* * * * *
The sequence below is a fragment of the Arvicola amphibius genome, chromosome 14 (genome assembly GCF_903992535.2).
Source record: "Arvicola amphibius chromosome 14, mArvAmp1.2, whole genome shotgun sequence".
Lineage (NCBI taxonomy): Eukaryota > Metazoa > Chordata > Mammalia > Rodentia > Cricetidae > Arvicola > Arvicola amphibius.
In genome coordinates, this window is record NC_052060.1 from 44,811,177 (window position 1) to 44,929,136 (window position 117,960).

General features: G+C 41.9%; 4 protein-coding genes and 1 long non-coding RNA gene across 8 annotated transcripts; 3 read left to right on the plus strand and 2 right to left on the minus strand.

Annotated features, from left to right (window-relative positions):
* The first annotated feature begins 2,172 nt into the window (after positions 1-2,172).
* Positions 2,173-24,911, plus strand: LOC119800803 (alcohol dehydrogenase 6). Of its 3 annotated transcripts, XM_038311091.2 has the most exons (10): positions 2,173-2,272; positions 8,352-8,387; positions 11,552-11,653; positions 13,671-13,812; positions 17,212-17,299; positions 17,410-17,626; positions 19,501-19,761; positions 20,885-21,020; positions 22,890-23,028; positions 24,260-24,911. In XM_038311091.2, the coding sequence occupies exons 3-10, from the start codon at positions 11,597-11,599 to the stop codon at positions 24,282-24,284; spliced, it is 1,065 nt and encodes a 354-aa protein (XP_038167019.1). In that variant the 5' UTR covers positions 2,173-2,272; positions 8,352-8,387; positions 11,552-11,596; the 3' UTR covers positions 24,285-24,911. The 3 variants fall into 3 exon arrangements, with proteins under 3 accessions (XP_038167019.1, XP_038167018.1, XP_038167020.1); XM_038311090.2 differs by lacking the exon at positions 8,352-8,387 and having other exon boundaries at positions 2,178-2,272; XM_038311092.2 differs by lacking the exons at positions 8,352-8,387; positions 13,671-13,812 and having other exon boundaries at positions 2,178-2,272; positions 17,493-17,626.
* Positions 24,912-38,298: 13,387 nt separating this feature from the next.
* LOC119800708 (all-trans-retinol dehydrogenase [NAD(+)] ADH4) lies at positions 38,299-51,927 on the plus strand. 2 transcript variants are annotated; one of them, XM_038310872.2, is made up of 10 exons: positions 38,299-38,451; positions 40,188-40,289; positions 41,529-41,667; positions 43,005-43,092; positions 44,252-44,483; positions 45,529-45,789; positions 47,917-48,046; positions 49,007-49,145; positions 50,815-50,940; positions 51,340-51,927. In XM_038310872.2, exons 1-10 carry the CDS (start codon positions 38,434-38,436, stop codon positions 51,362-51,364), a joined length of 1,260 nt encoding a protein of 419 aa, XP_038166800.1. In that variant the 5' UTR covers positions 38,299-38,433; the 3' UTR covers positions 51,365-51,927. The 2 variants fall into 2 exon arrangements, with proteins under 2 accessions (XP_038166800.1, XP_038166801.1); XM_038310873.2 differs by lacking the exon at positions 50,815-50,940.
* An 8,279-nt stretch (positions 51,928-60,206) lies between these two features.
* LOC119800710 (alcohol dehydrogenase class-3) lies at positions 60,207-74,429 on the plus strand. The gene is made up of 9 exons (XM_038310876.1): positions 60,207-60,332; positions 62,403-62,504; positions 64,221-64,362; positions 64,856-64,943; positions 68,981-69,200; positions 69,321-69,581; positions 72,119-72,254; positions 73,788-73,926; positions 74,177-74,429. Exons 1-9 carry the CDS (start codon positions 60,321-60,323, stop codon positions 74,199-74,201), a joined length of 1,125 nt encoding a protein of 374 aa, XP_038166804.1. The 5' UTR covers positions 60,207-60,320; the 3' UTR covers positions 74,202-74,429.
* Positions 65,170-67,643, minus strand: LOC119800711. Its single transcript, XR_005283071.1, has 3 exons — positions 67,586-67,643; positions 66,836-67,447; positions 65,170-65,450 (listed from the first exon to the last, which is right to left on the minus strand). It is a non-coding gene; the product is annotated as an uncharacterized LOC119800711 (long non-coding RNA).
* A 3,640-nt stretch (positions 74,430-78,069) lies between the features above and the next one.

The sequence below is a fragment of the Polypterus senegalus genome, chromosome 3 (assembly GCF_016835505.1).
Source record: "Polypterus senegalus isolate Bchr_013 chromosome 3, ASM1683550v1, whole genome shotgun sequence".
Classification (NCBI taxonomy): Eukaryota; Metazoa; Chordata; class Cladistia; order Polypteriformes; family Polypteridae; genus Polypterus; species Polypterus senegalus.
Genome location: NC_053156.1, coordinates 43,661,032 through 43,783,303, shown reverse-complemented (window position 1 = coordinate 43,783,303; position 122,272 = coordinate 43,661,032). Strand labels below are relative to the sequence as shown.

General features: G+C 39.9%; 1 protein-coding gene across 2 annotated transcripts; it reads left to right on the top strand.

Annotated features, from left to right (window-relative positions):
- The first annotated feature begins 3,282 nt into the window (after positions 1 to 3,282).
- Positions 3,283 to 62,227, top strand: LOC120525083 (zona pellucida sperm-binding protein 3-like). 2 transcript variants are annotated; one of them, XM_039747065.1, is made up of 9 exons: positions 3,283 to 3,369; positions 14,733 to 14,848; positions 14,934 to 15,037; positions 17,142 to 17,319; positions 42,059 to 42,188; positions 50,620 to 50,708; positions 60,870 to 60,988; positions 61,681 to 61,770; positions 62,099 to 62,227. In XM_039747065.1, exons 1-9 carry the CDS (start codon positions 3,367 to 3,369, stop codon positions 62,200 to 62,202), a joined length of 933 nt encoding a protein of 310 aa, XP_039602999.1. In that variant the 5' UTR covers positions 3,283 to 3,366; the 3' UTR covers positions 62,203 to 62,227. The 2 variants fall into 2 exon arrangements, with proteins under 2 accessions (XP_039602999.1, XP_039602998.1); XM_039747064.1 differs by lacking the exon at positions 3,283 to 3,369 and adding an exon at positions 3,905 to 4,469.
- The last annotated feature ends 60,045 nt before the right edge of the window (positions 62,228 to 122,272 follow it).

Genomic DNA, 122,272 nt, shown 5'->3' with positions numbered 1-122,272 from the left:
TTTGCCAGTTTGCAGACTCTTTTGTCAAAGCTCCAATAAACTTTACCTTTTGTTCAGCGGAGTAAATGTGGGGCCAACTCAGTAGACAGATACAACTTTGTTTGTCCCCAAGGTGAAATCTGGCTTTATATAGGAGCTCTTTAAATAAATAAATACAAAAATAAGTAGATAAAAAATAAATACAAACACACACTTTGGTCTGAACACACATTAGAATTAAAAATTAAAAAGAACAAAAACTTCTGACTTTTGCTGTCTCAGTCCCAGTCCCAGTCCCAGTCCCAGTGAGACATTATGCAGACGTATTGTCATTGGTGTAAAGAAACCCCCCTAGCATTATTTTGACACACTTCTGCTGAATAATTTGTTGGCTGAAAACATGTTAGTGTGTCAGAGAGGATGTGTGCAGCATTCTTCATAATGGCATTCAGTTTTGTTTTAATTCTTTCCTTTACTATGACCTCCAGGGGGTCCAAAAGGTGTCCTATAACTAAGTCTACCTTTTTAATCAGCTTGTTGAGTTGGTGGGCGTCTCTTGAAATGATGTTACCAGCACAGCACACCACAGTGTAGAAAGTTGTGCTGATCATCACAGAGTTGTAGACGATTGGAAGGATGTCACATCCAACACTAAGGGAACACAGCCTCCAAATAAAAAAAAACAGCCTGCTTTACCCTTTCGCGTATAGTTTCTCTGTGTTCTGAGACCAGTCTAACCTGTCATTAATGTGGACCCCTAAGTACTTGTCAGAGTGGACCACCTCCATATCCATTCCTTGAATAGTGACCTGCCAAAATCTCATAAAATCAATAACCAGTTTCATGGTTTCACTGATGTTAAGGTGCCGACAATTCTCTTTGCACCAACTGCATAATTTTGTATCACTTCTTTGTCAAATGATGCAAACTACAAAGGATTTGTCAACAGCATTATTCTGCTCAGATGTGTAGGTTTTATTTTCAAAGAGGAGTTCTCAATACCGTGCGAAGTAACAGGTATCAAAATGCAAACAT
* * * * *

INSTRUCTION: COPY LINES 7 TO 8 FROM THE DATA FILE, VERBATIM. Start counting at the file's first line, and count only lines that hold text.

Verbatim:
* The first annotated feature begins 2,172 nt into the window (after positions 1-2,172).
* Positions 2,173-24,911, plus strand: LOC119800803 (alcohol dehydrogenase 6). Of its 3 annotated transcripts, XM_038311091.2 has the most exons (10): positions 2,173-2,272; positions 8,352-8,387; positions 11,552-11,653; positions 13,671-13,812; positions 17,212-17,299; positions 17,410-17,626; positions 19,501-19,761; positions 20,885-21,020; positions 22,890-23,028; positions 24,260-24,911. In XM_038311091.2, the coding sequence occupies exons 3-10, from the start codon at positions 11,597-11,599 to the stop codon at positions 24,282-24,284; spliced, it is 1,065 nt and encodes a 354-aa protein (XP_038167019.1). In that variant the 5' UTR covers positions 2,173-2,272; positions 8,352-8,387; positions 11,552-11,596; the 3' UTR covers positions 24,285-24,911. The 3 variants fall into 3 exon arrangements, with proteins under 3 accessions (XP_038167019.1, XP_038167018.1, XP_038167020.1); XM_038311090.2 differs by lacking the exon at positions 8,352-8,387 and having other exon boundaries at positions 2,178-2,272; XM_038311092.2 differs by lacking the exons at positions 8,352-8,387; positions 13,671-13,812 and having other exon boundaries at positions 2,178-2,272; positions 17,493-17,626.